Convergent evolution: Tooth enamel of vertebrates and crayfish
|May 21, 2012||Posted by News under Evolution, News|
From “A Crowning Success for Crayfish” (ScienceDaily, May 18, 2012), we learn,
A team of scientists from the Max Planck Institute of Colloids and Interfaces in Potsdam and the Ben-Gurion University at Beer-Sheva in Israel has now found that the teeth of the Australian freshwater crayfish Cherax quadricarinatus are covered with an enamel amazingly similar to that of vertebrates. Both materials consist of calcium phosphate and are also very alike in terms of their microstructure. This extremely hard substance has apparently developed in freshwater crayfish independently from vertebrates, as it makes the teeth particularly strong.
Note this also:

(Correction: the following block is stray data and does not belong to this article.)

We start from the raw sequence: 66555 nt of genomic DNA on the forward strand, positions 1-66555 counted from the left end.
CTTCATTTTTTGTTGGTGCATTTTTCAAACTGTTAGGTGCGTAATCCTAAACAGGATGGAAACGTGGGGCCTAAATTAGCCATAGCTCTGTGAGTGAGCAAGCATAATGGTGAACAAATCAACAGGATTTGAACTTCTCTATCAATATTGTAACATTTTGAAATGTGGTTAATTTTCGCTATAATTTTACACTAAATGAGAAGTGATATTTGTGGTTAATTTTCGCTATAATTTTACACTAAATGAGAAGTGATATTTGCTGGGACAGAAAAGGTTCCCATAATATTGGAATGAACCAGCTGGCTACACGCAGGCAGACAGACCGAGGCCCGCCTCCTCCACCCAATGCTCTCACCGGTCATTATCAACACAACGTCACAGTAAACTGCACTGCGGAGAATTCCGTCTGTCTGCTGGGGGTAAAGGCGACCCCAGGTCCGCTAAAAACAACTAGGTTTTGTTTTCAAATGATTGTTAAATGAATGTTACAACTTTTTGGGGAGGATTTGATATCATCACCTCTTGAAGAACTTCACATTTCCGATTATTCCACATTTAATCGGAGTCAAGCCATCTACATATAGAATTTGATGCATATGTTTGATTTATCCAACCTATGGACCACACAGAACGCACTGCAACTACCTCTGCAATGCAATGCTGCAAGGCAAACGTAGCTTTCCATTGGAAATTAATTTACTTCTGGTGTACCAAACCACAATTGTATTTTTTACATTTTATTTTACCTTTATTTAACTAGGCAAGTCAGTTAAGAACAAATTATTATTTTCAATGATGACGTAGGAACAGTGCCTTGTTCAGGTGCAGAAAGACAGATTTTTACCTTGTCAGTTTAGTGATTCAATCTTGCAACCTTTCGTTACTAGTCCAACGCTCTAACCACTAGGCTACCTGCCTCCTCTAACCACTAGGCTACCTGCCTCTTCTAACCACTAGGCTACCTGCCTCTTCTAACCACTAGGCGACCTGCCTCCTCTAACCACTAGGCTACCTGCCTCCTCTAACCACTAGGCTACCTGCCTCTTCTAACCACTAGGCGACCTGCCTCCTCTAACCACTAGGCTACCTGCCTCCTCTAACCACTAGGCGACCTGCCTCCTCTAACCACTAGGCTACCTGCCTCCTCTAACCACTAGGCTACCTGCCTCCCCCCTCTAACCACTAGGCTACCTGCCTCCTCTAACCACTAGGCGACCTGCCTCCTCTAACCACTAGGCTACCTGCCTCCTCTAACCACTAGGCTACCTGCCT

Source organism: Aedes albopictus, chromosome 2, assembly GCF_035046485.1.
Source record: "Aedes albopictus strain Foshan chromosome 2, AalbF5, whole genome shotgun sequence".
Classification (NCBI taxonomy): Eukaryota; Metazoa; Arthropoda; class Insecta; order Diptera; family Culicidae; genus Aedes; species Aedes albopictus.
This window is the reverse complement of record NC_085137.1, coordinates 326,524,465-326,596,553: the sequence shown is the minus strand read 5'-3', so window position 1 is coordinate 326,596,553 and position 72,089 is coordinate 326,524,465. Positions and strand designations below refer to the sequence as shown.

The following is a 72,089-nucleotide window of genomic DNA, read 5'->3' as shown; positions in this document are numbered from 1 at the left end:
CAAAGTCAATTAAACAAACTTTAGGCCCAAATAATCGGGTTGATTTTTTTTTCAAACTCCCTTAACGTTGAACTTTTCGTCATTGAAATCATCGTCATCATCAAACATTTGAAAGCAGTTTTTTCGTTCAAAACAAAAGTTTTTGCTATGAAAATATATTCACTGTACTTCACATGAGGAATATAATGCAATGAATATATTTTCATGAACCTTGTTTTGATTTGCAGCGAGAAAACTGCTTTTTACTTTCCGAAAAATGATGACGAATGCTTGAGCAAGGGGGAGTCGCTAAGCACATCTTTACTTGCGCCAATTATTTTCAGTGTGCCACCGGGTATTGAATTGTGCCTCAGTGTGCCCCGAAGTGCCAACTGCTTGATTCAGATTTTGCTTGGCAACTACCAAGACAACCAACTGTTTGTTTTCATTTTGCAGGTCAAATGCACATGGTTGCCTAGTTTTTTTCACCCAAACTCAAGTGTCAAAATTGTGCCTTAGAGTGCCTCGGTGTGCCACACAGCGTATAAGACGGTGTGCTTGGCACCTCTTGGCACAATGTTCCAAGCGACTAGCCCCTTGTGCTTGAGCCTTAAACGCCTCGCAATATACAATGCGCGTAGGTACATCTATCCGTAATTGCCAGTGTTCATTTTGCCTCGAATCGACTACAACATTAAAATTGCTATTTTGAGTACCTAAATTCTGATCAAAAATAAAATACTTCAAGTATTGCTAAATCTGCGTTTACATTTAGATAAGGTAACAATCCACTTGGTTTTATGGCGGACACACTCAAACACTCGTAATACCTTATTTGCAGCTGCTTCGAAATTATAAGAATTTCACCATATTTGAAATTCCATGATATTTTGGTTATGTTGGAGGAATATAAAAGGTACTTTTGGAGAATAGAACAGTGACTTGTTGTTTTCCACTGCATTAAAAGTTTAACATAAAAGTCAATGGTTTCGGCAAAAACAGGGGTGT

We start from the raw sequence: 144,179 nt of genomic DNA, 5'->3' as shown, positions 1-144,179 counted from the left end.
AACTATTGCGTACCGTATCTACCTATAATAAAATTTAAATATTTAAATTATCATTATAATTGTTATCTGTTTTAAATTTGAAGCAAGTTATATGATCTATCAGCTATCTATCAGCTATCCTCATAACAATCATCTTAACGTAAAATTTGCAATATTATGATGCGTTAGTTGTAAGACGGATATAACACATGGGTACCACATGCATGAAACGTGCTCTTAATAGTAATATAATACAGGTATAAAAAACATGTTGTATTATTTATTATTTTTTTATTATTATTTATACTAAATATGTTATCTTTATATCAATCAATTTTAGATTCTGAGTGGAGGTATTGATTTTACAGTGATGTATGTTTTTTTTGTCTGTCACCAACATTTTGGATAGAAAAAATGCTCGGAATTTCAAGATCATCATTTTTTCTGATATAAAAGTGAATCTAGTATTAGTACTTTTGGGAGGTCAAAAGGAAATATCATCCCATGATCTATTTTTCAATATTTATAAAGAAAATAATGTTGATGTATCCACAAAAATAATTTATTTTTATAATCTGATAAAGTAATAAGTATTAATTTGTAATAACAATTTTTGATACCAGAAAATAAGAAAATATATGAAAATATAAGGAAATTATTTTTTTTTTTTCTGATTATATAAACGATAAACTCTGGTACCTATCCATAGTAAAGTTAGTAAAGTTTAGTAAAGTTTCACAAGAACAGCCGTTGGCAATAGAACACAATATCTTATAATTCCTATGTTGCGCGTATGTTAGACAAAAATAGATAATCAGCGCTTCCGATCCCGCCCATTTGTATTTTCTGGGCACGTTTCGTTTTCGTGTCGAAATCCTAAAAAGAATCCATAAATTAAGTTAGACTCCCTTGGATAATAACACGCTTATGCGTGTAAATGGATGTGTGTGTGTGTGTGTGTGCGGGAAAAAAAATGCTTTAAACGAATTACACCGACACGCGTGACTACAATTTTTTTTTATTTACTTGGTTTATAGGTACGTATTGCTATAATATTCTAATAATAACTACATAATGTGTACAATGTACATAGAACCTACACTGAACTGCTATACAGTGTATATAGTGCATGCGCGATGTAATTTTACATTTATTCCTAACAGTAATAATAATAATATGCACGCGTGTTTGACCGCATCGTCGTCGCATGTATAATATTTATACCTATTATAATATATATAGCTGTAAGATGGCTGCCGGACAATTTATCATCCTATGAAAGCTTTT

In human teeth, both the hard enamel on the crown and the underlying softer dentin are composed of calcium phosphate crystals. “Freshwater crayfish, on the other hand, are very economical with calcium phosphate, the production of which is for them metabolically much more costly than the construction of the rest of the cuticle,” says Barbara Aichmayer. Freshwater crayfish renew their cuticle again and again as they grow. They dissolve the amorphous calcium carbonate out of the chitin tissue and partially store it in order to reuse it in the new shell. This is not possible with the crystalline calcium phosphate on their mandibles. They shed their costly enamel with the rest of the cuticle and build it completely anew. So in one respect, freshwater crayfish are way ahead of us. They renew their teeth at a low metabolic cost again and again, whereas our enamel, despite its hardness, gradually wears out and cannot be replaced.